Date of Award

1991

Document Type

Dissertation

Degree Name

Doctor of Philosophy (PhD)

First Advisor

Dan L. Sherrell

Abstract

The objectives of the dissertation were: (1) examine the relative influence of expectations, performance, and disconfirmation on satisfaction with professional services; (2) assess the relative influence of role based and non-role based dimensions of a professional service on satisfaction; (3) conceptualize and test the influence of consumer role constructs on satisfaction with professional services; and (4) examine the influence of involvement on satisfaction formation for professional services. Prior to seeing their doctor, one hundred and thirty-one orthopedic patients completed a questionnaire concerning their expectations for their own role, the doctor's role, the staff's role, and access mechanisms (non-role based dimensions such as waiting time, parking spaces, etc.). Respondents completed a second questionnaire at home following their visit concerning perceptions of performance, disconfirmation, and satisfaction. Four submodels of satisfaction formation were constructed to explain satisfaction with patient, doctor, staff, and access mechanisms performance. These submodels were tested separately via LISREL VI, and then integrated into an overall model of patient satisfaction. The main premise of the dissertation research was that role based dimensions are more important predictors of satisfaction for professional services than non-role based dimensions. This proposition was supported. Findings regarding the relative influence of expectations, performance, and disconfirmation on satisfaction formation were fairly consistent with the disconfirmation paradigm from the consumer product domain. Conclusions regarding the impact of consumer satisfaction with their own role on overall satisfaction were somewhat limited by multicollinearity among the satisfaction formation constructs. Findings regarding the influence of involvement on satisfaction formation were also inconclusive. Based on the dissertation results, role theory appears to be a useful conceptual perspective from which to model consumers' immediate satisfaction with professional services.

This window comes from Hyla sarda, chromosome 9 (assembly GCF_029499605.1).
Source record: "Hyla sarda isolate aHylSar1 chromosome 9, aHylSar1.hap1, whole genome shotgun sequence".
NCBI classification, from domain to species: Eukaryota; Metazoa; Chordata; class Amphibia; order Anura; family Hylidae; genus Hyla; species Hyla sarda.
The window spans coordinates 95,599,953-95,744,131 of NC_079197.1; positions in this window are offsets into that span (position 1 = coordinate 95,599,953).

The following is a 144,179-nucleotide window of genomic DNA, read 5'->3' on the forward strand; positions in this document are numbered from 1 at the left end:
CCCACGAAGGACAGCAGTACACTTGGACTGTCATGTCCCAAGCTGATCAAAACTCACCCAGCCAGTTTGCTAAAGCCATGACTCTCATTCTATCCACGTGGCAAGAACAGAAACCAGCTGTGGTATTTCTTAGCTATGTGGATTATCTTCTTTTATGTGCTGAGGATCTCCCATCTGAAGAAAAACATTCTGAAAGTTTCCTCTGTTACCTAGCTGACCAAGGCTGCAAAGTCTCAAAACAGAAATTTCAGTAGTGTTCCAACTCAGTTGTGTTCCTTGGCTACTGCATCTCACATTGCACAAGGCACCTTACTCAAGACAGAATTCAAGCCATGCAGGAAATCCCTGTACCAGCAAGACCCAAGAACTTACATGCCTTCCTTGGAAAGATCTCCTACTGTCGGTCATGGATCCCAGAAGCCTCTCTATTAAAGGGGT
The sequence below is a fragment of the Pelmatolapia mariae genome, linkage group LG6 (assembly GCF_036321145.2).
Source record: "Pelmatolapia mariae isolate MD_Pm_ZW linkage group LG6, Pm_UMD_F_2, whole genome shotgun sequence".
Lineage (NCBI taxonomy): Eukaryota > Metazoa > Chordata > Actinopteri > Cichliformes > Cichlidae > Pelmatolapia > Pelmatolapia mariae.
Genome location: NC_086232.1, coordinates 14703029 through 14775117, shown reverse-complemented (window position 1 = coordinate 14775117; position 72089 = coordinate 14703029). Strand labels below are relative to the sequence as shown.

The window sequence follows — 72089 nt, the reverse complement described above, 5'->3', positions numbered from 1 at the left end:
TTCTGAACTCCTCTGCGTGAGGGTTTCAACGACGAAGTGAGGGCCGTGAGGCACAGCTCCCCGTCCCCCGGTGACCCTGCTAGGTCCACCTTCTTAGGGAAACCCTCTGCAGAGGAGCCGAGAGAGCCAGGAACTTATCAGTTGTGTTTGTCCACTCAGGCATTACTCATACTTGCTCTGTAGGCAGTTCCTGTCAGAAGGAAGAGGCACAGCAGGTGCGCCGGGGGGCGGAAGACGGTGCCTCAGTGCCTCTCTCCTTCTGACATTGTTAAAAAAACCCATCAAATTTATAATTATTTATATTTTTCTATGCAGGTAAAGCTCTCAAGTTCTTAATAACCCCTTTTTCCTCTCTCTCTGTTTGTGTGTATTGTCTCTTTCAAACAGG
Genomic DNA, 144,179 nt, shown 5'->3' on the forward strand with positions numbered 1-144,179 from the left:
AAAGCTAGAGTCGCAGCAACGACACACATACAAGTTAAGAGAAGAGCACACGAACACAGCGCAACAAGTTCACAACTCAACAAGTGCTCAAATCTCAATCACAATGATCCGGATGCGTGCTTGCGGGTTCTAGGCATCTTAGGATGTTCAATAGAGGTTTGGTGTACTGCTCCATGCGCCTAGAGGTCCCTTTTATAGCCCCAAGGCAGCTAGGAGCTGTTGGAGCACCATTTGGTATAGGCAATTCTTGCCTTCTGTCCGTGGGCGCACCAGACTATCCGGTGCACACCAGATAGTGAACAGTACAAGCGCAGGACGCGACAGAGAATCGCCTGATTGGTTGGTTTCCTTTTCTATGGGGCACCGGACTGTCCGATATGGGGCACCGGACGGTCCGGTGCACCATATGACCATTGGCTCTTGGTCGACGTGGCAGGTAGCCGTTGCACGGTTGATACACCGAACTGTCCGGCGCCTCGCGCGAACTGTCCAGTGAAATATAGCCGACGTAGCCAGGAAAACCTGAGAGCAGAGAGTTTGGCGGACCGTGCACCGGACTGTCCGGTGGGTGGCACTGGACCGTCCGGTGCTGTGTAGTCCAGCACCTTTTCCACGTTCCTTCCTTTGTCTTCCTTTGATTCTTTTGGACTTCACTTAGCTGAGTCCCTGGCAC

Pages

361

Share

COinS